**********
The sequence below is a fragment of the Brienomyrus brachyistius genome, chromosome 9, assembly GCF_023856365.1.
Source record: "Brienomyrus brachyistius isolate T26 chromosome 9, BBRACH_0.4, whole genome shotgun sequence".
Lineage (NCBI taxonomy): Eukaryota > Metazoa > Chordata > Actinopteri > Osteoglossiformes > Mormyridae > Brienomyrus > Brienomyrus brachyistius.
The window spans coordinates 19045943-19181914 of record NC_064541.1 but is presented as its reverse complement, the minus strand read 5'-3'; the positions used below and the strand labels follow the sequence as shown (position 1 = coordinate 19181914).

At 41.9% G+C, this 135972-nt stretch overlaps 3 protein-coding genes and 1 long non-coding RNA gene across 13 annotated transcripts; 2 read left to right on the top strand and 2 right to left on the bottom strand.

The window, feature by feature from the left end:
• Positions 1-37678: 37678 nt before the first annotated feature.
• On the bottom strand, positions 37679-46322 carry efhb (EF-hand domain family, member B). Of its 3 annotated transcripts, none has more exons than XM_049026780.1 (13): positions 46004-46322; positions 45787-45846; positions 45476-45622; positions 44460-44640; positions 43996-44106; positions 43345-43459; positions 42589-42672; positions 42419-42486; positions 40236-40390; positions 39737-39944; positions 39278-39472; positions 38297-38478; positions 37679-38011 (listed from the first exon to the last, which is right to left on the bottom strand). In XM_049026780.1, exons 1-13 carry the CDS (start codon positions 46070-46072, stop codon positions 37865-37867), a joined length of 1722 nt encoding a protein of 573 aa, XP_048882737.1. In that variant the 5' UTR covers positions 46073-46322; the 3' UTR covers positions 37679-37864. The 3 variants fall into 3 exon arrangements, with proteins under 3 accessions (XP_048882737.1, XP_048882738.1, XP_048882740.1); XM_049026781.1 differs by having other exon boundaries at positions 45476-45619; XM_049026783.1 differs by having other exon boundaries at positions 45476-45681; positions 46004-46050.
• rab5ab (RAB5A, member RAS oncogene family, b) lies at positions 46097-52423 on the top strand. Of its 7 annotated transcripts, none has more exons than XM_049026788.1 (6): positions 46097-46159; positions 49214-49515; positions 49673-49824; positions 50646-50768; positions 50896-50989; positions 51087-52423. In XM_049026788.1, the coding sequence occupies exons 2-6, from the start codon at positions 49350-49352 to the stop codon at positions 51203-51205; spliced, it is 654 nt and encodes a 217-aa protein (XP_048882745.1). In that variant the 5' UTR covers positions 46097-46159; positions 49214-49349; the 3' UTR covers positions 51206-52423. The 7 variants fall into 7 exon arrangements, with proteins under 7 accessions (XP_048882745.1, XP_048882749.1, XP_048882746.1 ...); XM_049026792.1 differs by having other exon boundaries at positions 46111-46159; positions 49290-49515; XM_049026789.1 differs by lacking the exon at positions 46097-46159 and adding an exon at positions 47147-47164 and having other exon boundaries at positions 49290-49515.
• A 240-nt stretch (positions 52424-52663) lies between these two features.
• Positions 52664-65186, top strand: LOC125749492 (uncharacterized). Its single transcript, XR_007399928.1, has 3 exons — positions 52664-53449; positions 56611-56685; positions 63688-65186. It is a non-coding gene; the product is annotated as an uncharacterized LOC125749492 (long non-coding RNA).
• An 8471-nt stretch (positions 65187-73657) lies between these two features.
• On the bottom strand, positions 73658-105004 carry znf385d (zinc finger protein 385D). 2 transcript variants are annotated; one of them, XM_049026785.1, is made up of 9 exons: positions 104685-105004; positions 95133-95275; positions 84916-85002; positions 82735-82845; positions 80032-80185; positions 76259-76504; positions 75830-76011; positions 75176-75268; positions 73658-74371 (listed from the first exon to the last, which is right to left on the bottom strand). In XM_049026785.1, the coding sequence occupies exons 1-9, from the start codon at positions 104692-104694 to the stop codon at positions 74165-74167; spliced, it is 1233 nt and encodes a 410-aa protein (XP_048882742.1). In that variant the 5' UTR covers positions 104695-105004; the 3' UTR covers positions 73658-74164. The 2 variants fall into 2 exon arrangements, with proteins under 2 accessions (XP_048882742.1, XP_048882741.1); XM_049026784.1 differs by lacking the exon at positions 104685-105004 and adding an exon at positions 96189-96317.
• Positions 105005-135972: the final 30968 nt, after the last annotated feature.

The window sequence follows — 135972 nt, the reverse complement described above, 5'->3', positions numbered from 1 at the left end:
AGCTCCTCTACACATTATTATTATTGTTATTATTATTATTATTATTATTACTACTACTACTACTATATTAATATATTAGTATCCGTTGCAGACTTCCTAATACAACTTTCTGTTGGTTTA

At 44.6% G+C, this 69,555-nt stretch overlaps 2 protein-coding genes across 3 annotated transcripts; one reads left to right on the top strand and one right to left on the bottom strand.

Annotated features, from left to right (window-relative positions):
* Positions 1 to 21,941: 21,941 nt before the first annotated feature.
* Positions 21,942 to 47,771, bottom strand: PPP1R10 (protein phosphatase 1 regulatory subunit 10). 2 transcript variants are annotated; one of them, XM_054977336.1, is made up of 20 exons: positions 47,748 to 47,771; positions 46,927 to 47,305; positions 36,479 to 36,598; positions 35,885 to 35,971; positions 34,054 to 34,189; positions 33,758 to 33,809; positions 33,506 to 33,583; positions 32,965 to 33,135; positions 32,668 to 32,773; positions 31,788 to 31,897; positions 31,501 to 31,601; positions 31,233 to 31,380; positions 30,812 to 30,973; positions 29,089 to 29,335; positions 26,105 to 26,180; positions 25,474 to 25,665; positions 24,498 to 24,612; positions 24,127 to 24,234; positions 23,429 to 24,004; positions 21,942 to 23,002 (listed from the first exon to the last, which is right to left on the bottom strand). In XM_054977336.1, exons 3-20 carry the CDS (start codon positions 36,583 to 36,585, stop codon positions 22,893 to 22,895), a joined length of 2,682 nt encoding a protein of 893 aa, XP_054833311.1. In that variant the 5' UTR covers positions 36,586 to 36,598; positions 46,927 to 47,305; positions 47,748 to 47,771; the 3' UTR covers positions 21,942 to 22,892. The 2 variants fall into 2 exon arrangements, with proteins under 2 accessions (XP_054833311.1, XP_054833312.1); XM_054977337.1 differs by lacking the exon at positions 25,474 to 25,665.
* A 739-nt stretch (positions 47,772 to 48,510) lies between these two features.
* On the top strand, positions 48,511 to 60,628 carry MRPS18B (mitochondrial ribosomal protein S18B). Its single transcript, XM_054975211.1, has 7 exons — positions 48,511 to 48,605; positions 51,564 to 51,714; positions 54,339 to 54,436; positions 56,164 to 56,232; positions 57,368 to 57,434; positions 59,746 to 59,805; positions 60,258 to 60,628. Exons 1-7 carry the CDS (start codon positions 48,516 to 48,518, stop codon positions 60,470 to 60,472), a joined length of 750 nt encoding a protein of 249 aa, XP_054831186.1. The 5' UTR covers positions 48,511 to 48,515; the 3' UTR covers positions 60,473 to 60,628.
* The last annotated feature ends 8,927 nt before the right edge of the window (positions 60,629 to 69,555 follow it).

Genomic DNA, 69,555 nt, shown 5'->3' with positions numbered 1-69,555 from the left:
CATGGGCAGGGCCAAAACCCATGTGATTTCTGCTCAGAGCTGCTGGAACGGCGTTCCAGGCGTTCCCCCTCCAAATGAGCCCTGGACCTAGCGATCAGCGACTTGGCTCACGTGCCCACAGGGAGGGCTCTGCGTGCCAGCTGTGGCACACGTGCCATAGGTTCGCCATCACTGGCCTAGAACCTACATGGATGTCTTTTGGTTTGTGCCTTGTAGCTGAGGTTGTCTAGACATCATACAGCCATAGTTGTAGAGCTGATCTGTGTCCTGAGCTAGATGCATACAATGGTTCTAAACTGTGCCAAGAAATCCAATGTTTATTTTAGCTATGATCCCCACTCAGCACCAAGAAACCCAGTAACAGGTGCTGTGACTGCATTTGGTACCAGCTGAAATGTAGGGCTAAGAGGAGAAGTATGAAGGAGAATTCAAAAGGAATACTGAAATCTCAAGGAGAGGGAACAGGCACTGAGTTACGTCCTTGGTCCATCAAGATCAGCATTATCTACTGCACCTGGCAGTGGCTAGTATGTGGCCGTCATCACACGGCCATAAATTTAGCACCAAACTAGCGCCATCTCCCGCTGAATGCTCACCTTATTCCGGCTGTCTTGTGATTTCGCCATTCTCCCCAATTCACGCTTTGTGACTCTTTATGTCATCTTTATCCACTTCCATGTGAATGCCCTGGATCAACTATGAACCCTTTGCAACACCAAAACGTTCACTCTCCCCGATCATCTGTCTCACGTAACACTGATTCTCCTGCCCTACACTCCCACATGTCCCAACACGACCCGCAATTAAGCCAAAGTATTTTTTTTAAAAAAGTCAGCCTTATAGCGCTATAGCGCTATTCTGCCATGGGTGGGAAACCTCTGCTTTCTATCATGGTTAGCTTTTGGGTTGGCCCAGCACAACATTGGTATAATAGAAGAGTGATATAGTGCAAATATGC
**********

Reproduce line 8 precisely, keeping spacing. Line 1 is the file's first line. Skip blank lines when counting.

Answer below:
• On the bottom strand, positions 37679-46322 carry efhb (EF-hand domain family, member B). Of its 3 annotated transcripts, none has more exons than XM_049026780.1 (13): positions 46004-46322; positions 45787-45846; positions 45476-45622; positions 44460-44640; positions 43996-44106; positions 43345-43459; positions 42589-42672; positions 42419-42486; positions 40236-40390; positions 39737-39944; positions 39278-39472; positions 38297-38478; positions 37679-38011 (listed from the first exon to the last, which is right to left on the bottom strand). In XM_049026780.1, exons 1-13 carry the CDS (start codon positions 46070-46072, stop codon positions 37865-37867), a joined length of 1722 nt encoding a protein of 573 aa, XP_048882737.1. In that variant the 5' UTR covers positions 46073-46322; the 3' UTR covers positions 37679-37864. The 3 variants fall into 3 exon arrangements, with proteins under 3 accessions (XP_048882737.1, XP_048882738.1, XP_048882740.1); XM_049026781.1 differs by having other exon boundaries at positions 45476-45619; XM_049026783.1 differs by having other exon boundaries at positions 45476-45681; positions 46004-46050.